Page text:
Peter Robinson has said that if it is safe for the Pope to come to Northern Ireland he should be able to do so.
The First Minister said that as a Protestant he had “no need or desire” to meet the Pope and described last week’s Belfast City Council motion inviting the pontiff as a “fanciful... political stunt on the part of the SDLP”.
However, although Mr Robinson downplayed the likelihood of an imminent Papal visit, he made clear that if the security situation allowed for such an event, Roman Catholics should be able to welcome the leader of their church to the Province.
Asked about the issue, he said: “There’s nothing like an election to bring about the most fanciful nonsense in the political realm.”
Speaking with incredulity in his voice, Mr Robinson said: “Do you really think the Pope has any intention of coming to Northern Ireland?
“First of all, he’ll not come on the basis of an invite from Belfast City Council; if the Foreign and Commonwealth Office was discussing those issues, they would be discussing them with us.
“My first step around all of that would have to be security; the security of the VIP first of all to start off with...however, we do welcome people to Northern Ireland; the business that we have is to encourage people to come to Northern Ireland for Northern Ireland to move forward and be a normal society and if people of that faith want to invite the Pope, then they should be able to do so.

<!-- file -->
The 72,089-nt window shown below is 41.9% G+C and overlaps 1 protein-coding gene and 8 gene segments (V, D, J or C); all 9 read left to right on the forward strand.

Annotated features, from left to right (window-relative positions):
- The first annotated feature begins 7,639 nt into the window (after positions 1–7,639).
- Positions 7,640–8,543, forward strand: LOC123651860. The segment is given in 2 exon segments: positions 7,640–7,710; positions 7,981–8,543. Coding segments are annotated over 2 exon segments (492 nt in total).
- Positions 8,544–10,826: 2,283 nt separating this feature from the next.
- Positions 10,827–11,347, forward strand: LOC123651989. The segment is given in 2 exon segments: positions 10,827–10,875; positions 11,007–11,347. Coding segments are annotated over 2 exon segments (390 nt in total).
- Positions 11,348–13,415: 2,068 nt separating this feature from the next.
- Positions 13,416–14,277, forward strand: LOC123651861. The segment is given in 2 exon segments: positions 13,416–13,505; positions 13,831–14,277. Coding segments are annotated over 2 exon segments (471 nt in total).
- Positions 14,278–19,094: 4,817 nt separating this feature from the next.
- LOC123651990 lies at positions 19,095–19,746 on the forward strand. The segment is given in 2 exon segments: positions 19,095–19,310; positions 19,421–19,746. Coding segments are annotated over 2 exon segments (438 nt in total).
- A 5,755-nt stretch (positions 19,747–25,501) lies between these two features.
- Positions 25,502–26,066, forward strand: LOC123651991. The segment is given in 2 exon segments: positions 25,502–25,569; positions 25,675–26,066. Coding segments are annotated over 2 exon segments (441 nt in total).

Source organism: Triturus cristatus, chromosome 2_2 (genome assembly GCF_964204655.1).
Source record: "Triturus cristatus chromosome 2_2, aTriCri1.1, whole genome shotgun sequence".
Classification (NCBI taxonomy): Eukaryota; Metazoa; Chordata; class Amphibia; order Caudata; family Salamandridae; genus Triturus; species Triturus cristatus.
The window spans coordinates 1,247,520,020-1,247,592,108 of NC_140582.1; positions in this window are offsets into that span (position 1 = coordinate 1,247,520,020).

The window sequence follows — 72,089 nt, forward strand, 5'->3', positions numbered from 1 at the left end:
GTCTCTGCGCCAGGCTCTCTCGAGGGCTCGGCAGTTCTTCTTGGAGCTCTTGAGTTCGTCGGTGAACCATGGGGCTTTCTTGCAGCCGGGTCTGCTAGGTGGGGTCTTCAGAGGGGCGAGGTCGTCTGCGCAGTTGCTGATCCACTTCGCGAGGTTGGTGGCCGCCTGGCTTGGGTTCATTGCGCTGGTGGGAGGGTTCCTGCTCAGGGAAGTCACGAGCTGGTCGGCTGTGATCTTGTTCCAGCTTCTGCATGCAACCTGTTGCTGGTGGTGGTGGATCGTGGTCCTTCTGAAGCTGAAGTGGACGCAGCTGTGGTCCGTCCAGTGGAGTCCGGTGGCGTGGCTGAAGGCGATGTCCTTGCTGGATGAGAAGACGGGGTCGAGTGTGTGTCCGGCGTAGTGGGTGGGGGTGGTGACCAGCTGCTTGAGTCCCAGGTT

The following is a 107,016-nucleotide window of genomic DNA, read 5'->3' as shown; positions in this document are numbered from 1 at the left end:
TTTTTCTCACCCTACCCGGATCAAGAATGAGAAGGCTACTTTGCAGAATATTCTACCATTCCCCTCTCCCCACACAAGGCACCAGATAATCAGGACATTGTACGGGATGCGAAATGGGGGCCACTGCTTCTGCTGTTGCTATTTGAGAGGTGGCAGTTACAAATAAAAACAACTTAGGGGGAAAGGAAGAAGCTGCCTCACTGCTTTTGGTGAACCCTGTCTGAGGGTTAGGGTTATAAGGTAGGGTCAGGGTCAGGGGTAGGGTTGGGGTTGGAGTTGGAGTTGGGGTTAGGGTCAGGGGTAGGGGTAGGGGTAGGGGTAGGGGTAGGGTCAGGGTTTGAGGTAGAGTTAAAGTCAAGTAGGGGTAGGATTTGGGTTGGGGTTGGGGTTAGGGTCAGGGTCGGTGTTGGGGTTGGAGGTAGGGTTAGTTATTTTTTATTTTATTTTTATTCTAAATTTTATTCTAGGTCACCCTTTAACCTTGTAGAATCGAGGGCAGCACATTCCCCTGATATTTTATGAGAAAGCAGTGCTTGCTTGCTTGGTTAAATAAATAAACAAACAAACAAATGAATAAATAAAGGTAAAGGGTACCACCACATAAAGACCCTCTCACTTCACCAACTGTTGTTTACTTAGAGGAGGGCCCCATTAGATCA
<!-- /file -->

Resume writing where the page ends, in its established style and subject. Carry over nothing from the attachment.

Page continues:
“I am not of that faith, and therefore don’t have the same desire to do so but I would defend the right of others to meet their spiritual leader.”
Unionists abstained at Belfast City Council on Monday night, allowing the council motion to invite Pope Francis to pass with Sinn Fein, SDLP and Alliance support.
Meanwhile, an evangelical Protestant group has repeated its criticism of Mr Robinson’s attendance at slain PSNI officer Ronan Kerr’s funeral Mass.
The Evangelical Protestant Society (EPS) — whose secretary is veteran DUP member Wallace Thompson, a former ministerial adviser to Nigel Dodds when he was finance minister — said that Mr Robinson’s response to its past criticism was “sad”.
A lengthy article in the EPS magazine said it was “sad that he appeared unable or unwilling to acknowledge that he has offended many evangelical Protestants” and said that “attempts to justify attendance at Requiem Mass are superficial, spurious and extremely weak”.